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Posted: Sun Dec 10, 2006 9:32 pm
by Dragunov
what is a shibboleth? a sort of password that distinguishes a certain group of people from outsiders. heer's a ww2 Finnish shibboleth:

Höyryjyrä: (IPA [høyryjyræ], Engl. "Steam Roller") Finnish soldiers in World War II used this as a password, as only a native Finnish speaker could properly say this word, which contains the Finnish front vowels Ö, Y, and Ä in combination with the rolled R used in Finnish. The leading H /h/ is particularly hard for Russian speakers, since the same sound does not exist in Russian; analogous Russian sounds /g/, /ɦ/ and /x/ are distinguishable.

that word... it hurts me eyes. :shock:

Posted: Mon Dec 11, 2006 12:22 pm
by phylo_roadking
Yep, one of those Finnish words you have to swallow your own snot to say properly.... :?

Posted: Mon Dec 11, 2006 9:33 pm
by Dragunov
if you thought all the M-16 rip-offs were bad...

the Tarkka-ampujakivääri m/85 (sharpshooter rifle m/85) is a sniper rifle used by the suomen armeija that is really a modified old mosin-nagant. supposedly it is the oldest rifle in military use, some old mosin parts dating back to 1890.


looks nothing like the old spitz, though, and probably alot better. :up:

rock on, Finland! i'm going ta sleep.

Posted: Tue Dec 12, 2006 5:00 pm
by panzermahn
Okay, I don't know whether this fact is strange or not;

In the 1930s, Italian fascist commander General Italo Balbo flew to United States together with a squadron of Savoia Macchettis. He was made a Sioux chief (an American Indian tribe) and probably the first and only Fascist (and also probably the only Italian) to be made a chief (i think it's a honorary title) of an American Indian tribe.

There is also a street in Chicago (Chicago's 7th Street) that were named after Balbo (General Italo Balbo street) but I don't know what happen to the name after that street when Italy declared war against United States.


Posted: Tue Dec 12, 2006 5:29 pm
by phylo_roadking
Italo Balbo was actually one of the great heroes of aviation, among other things he embarked on a world tour leading a flight of I think 20 SM flyingboats in 1933 with a long stopover crossing America because of the large emigrant Italian populations. A lot of cities around the world probably had streets named after him as they used to do! He argued big time I think with Mussolini and was shipped off as governor of Libya. He was killed in a "friendly Fire" incident when he was shot down by the Italian Navy over then Italian-held Tobruk in 1940, and it has always been said it was a political assasination.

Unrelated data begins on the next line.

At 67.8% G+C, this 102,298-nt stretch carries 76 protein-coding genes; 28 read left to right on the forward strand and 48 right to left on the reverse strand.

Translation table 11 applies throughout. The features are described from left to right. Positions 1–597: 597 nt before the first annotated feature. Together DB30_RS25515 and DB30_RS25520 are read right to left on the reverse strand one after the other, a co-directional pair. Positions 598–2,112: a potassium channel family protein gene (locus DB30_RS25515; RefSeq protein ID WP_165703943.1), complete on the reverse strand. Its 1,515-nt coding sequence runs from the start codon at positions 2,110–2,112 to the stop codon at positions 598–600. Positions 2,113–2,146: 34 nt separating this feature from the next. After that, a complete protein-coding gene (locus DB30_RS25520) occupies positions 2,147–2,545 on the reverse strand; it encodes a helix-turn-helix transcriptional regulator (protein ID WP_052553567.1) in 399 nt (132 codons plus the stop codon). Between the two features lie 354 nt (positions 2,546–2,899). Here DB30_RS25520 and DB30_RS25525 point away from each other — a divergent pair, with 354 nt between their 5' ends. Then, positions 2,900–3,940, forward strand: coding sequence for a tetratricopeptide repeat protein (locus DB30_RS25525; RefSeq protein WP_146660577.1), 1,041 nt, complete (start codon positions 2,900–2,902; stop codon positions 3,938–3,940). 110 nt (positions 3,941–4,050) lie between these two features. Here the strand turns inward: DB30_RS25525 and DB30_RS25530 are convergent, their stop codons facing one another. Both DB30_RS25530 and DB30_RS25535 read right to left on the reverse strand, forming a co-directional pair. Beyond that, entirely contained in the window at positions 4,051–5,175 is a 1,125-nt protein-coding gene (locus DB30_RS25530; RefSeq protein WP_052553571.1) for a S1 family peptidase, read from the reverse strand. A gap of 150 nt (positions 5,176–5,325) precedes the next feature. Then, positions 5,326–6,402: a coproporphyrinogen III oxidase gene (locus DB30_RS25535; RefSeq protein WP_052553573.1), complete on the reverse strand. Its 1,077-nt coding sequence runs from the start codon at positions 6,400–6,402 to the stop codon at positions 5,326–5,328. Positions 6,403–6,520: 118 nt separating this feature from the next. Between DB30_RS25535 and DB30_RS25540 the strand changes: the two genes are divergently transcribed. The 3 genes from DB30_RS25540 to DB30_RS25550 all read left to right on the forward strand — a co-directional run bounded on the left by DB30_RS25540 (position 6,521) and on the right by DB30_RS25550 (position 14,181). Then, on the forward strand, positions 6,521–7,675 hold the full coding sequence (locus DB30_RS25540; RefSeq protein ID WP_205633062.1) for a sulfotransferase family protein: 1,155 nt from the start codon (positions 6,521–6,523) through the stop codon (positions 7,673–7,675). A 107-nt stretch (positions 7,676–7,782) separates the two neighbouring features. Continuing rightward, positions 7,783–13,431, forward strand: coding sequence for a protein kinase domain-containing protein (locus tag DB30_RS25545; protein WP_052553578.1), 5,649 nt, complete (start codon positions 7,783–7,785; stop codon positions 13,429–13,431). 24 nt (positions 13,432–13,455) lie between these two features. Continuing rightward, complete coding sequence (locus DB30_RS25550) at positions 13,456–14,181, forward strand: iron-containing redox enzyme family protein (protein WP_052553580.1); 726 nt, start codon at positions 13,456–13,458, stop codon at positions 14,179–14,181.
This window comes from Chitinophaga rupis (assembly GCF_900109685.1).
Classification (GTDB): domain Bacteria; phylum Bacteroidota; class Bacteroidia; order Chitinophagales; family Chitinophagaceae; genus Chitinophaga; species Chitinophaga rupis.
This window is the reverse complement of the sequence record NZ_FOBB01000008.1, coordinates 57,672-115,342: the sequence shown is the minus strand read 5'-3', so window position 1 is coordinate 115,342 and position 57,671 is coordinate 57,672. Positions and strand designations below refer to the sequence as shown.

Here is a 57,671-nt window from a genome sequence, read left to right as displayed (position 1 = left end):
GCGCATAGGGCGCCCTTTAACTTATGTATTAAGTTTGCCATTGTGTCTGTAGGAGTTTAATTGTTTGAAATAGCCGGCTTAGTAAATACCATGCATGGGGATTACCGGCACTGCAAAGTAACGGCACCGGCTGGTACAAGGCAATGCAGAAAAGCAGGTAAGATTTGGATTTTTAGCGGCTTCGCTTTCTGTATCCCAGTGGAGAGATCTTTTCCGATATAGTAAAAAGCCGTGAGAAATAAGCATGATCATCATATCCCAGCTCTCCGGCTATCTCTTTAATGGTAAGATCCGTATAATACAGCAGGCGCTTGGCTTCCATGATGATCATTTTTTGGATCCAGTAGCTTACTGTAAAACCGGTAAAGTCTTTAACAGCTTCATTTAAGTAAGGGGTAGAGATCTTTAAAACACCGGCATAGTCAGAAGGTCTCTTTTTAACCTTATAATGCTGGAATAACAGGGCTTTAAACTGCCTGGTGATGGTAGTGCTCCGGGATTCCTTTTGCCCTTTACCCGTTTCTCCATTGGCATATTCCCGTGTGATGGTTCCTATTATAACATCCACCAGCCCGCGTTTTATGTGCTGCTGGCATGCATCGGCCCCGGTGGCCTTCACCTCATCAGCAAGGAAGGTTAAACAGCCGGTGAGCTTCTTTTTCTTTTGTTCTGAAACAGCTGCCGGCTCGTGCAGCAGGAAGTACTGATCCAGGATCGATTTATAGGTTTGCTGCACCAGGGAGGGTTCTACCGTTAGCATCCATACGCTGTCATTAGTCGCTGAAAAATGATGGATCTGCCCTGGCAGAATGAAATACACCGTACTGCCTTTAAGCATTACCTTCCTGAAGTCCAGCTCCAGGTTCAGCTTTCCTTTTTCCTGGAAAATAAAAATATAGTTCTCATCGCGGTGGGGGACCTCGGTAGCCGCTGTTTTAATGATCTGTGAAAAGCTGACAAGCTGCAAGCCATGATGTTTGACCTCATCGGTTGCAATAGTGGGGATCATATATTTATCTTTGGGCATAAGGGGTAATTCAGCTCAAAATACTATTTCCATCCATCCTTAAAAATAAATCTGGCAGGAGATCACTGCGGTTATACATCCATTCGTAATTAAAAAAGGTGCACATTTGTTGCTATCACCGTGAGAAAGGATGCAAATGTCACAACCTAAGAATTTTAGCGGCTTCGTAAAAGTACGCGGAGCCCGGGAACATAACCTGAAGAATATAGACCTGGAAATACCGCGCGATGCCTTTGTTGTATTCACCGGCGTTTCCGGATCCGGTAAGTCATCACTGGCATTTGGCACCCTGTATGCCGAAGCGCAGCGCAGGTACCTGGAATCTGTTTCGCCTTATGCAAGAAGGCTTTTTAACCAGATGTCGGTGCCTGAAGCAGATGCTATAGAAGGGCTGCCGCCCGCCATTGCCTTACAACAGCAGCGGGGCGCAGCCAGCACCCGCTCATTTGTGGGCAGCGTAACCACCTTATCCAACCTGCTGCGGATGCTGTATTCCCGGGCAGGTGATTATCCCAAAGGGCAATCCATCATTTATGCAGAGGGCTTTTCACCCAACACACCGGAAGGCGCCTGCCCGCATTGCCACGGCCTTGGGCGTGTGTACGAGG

Posted: Tue Dec 12, 2006 9:13 pm
by Dragunov
wasn't the Ferrari emblem a modified thingy from a downed italian fighter ace?

more random facts:

the me-163 was nick-named the 'powered egg'

mussolini had the lights on in his room while he slept. this was meant to promote a 'superhuman' image, one 'o those 'i'm so cool, i don't need to sleep' things. but i look at it now and we can all say the mussolini was afraid of the dark.

'stalingrad' is a subway station in Paris.

the JS2's HE shell power alone could knock the turret off a tank (unknown type)

the Governer General's Horse Guards (GGHG) had a few nicknames worth noting-
the GeeGees
Good God, How Gorgeous!
God's gift to Hungry Girls

and time for a random story:

(i forgot where, when and which sources. sorry)

a group of 100 or so Germans were surrounded by brit troops. knowing that the Germans would fight, but it was useless since the Brits had tanks and because the brits didn't want to lose anybody in unneccesary fighting, they brought up a sherman(or churchill) flamthrower tank. the Brits then lit a tree that was in front of the building on fire. the flame must have been terrifying, as the Germans soon walked out of the building, hands held high.

Posted: Wed Dec 13, 2006 8:06 pm
by Dragunov
'schmeisser' is also german slang for one who throws things really hard without any accuracy. sounds like me.

Posted: Wed Dec 13, 2006 8:46 pm
by Dragunov
Russ speak

Tiger= any tank
Ferdinand= an SP

Posted: Thu Dec 14, 2006 9:38 pm
by Dragunov
the famous pic of the soviets raising the sickle and hammer above berlin had to be retouched because the man supporting the flagbearer had more than one watch.

Posted: Thu Jan 04, 2007 10:01 pm
by Dragunov
swing was illegal in Nazi Germany (the famous swing/jazz composers being black) so therefore Eva in Der Utergang shoud not have asked for swing music while she danced, the Führer would have decapitated her.

random facts on the Sten:

it had a tendancy to 'run away', to continue firing after the trigger had been released.

if you used the mag as a grip, you could make the mag misfeed and jam.

the Sten was known as the 'plumber's abortion'

because of its tendancy to fire when dropped, some clevear Britons used it as a room clearer: they would throw a cocked and loaded sten into a room full of Jerries and it would set off and sipn around, shooting everything until it ran empty. (i don't see foot hits as killers, but it would produce one heck of a distraction!)
Thirty Rounds Later by Norm Carlson

This article, orignally appearing in the April 1994 issue of Legion Magazine, described well how the Sten came to earn its reputation.
Illustration by Barbara Spurll, originally appeared in Legion Magazine April 1994 issue.

Our unit had moved back into the lines occupying yet another the area known as the Jamestown Line...It was April 1953, early spring and the nights were still long and black. The stress of occupying a new position was upon the 3rd Battalion, Princess Patricia's Canadian Light Infantry. We had moved in during the night, the relief had gone off without too many hitches, and the day had been spent...trying to figure out where the heck we were.